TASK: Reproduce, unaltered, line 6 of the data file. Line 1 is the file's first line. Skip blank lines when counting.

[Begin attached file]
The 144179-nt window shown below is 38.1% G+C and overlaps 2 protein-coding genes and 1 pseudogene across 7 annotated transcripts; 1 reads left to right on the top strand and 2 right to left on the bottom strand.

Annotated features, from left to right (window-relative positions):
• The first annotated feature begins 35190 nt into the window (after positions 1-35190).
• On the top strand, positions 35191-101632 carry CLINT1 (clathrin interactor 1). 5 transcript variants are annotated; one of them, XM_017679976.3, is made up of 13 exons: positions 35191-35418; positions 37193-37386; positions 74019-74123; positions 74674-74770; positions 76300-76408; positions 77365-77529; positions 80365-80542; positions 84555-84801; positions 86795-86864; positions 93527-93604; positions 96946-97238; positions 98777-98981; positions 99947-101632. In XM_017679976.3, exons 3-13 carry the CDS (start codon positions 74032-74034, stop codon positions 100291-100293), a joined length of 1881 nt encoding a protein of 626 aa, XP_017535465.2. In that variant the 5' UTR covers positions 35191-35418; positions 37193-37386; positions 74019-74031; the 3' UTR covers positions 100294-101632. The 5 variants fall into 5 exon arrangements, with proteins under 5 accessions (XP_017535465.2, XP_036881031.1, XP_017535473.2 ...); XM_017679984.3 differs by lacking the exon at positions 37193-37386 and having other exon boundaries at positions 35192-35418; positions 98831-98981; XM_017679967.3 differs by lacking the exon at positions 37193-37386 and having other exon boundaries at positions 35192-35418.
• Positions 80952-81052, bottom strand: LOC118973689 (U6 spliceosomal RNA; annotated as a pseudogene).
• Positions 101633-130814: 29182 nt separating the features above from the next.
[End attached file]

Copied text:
• Positions 101633-130814: 29182 nt separating the features above from the next.